So You Wanna Be a Caddie

By Michael CollinsSeptember 11, 2008, 4:00 pm
Well its a week off on the PGA TOUR and I can either keep trying to learn the lyrics to every Thomas the Train video that now constantly plays at my house or...write a little bit.
 
I think Ill write a little bit.
 
Since Ive started writing this column I have gotten over 300 requests from people that all say the same thing...
 
Im a fast learner and have always dreamed of becoming a caddie. So if a bag becomes available call me at 555-5555! Seriously, Im a people person. I play golf. Im a caddie at country club and caddied for the club champion. Ok, he won because the 93 year old man he was supposed to be matched against in the final couldnt get out of the home that day, but Im still really good! Im a 3 handicap so I know the game. My cousin works at a driving range... so, you know... Im ready.
 
Ill tell you how it happened for me, then how I think the best way to learn and give it an honest shot.
 
I told you in an earlier column that I was introduced to the pro game in 98 at Hilton Head. So the rest of that year I booked comedy gigs where the Tour was and during the day Id be hanging out at the course with my buddies.
 
On Tuesdays during practice rounds, I was known as the Caddies Caddie, because Rusty Uresti (brother and caddie for Tour veteran Omar Uresti) would let me carry the golf bag while he did the numbers in the yardage book. I thought it was cool because I got to walk the fairways and greens with the pros and caddies. Rusty, aka 'Hoss,' thought it was cool because he didnt have to carry a 30 lb. golf bag during the practice round. I was dumb and lucky at the same time!
 
The more times I did it, the more questions I asked. Why do you rake the bunkers that way? Why do you walk yardages off at that angle? What notes are you putting in the yardage book? The more I asked the more curious I became. It seemed things were so much different during a practice round compared with the real rounds.
 
Then in 99 Robert Gamez called me one day and said: Mikey, what are you doing next week?
 
Nothing. I lied, but I could cancel a crappy gig if need be.
 
My caddie quit,' he told me. 'I have to play a Nike Tour event in Louisiana and I just want to have some fun on the course again. You want to caddie for me?
 
I cant feel my legs.
 
Fun on the golf course? Im your man,' I told him. 'Let me know what my flight is and where Im staying, and Ill see you next week.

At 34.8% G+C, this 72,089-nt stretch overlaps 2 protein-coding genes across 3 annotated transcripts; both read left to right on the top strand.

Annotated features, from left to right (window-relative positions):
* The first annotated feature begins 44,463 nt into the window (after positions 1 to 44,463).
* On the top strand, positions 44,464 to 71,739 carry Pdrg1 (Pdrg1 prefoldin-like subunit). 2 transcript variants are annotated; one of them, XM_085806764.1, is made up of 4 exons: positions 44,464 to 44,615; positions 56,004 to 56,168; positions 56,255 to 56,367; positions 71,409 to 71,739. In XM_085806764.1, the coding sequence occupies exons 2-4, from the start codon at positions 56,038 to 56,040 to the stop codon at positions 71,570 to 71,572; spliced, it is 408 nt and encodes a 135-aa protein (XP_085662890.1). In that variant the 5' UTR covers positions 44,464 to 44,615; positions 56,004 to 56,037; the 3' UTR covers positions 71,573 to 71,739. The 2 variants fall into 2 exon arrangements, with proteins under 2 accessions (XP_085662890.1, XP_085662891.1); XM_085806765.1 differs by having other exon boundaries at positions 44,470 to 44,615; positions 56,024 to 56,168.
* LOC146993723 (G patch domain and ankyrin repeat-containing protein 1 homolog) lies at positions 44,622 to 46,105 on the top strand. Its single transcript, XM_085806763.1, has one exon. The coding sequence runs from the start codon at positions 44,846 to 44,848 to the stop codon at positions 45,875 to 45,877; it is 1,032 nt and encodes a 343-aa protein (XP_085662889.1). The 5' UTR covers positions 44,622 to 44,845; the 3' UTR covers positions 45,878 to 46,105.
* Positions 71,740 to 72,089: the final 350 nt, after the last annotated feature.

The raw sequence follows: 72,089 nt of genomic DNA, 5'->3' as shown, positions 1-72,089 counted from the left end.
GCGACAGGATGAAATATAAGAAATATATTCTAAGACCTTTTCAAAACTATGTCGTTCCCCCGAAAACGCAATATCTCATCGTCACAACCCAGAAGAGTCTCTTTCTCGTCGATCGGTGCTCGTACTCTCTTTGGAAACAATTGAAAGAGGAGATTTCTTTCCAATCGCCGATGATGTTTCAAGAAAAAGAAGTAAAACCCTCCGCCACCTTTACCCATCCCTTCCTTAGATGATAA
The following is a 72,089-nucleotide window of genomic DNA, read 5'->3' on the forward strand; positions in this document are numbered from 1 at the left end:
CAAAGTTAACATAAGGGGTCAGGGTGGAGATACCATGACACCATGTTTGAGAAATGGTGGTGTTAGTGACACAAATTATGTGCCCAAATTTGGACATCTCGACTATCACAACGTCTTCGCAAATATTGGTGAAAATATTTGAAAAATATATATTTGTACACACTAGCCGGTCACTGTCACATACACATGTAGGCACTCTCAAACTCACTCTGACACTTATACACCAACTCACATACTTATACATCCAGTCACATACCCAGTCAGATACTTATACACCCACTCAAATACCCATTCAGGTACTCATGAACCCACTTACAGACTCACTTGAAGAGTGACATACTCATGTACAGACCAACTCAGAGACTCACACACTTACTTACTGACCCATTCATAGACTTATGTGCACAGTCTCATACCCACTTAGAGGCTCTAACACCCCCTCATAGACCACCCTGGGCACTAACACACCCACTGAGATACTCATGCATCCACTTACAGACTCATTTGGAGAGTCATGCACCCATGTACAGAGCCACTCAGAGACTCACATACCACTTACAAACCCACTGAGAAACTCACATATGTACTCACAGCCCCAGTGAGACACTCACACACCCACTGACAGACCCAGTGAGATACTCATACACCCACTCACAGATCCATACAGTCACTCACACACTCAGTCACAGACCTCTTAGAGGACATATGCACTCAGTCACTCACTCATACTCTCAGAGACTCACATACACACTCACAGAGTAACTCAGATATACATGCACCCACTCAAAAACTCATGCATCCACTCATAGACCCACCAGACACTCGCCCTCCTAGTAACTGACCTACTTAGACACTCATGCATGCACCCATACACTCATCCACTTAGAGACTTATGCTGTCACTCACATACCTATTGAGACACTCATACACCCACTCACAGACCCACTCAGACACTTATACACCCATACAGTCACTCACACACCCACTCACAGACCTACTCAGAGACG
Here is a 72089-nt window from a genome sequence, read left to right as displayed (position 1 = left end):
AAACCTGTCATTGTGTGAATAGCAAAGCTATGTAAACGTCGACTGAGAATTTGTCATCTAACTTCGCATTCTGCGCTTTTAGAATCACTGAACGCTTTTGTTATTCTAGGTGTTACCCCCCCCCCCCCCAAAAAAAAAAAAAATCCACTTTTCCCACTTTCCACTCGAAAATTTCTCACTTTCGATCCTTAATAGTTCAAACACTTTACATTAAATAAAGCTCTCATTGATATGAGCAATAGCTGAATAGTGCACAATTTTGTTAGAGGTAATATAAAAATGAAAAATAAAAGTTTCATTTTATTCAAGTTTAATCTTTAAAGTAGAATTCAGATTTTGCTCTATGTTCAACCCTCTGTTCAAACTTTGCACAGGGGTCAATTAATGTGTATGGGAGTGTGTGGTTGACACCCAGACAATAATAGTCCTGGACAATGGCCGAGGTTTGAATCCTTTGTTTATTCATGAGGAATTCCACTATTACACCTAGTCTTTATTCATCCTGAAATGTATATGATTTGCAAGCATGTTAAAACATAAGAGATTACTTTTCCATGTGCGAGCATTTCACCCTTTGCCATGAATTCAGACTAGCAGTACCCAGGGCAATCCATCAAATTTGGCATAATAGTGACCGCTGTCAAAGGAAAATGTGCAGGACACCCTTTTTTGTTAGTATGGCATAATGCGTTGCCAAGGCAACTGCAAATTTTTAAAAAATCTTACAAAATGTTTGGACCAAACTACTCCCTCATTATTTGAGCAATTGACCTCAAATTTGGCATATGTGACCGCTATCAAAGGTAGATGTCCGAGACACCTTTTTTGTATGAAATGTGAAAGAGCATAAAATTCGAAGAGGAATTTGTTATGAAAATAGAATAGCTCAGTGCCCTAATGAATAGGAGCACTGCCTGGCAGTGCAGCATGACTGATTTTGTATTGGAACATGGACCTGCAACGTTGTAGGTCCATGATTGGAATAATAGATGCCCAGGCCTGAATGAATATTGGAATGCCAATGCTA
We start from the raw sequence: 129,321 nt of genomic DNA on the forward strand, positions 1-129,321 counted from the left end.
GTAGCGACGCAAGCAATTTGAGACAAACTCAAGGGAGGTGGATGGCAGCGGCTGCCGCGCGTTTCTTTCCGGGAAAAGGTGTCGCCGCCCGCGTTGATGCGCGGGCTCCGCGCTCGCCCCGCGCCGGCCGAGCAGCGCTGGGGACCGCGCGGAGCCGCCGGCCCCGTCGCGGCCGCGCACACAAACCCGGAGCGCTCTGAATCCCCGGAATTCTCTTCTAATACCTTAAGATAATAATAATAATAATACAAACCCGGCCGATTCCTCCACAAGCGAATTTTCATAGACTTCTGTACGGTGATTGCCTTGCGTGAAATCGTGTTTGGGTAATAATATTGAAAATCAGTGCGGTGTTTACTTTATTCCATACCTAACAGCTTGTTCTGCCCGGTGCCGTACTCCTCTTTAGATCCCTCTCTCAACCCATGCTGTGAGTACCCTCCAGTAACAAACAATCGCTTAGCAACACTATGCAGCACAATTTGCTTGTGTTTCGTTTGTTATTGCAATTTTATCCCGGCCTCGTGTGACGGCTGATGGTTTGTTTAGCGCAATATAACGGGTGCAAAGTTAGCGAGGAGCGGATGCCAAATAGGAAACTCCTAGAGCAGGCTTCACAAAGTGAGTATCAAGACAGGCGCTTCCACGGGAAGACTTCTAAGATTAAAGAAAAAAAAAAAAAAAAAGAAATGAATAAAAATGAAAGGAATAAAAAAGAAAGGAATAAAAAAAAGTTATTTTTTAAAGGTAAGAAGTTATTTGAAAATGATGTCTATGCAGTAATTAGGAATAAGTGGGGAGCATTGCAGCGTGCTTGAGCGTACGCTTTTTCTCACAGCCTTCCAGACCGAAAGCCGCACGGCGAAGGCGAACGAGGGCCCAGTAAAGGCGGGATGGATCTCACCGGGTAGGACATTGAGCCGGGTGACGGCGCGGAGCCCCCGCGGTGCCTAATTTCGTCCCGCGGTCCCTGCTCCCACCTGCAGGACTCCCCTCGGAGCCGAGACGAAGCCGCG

At the time I didnt understand why he laughed when I said that, (caddies are supposed to find there own way on Tour) but I know now. He did take care of me that week though.
 
So we get to Louisiana and cant get a practice round in at all because the course is underwater and the first guys allowed on the course will be first tee time Thursday. Now were standing on the first tee, a par 5 and as he gets the driver out of the bag I say to him, Hey, dont hit it in that bunker on the left because I dont know how to rake ok?
 
Ill never forget the look of confusion-hatred-amusement on his face as he turned back to the teeing area. You already know where the ball went. And as he came back to the golf bag I say, I JUST told you NOT to hit it in the sand trap!
 
You dont say that right before I hit! came his response.
 
Now you tell me what not to say. We both laugh.
 
The other two guys playing in our group look like Carolyn Bivens just told them theyd have to learn Korean before they finish the round. Of course when we get to the bunker Gamez tells me hes going to hit it in the greenside bunker to get up and down for birdie. I tell him if he hits it in THAT bunker Im leaving. The man called his shot. I laughed, put the bag down cursed at him and pretended to walk away. He cursed back at me and started walking, both of us laughing at not only each other but the fact that the other guys had no idea what they were in for.
 
By the end of Friday (we missed the cut) I had a few requests for caddie jobs on my off weeks from comedy.
 
I knew on that first tee caddying had me. I still will tell you golf has my heart, comedy has my soul. Thats how it started.
 
I spent a few years caddying on the Nationwide Tour and when the word got out I was serious, a couple of caddies pulled me aside and asked how serious I was or if it was just a fun thing for me. I didnt have to answer, they could see by the look in my eyes.
 
They took me under their wings and really taught me the nuances of caddying at the Tour level. And to Andy Padilla, Ernie Supermodel Lopez, Scotty Loosey Steele and Hoss I am forever grateful ' you guys created a monster.
 
Now this is definitely not the route I would advise because unless you already know what you are doing, there are 50-75 out of work caddies with experience looking for jobs every week.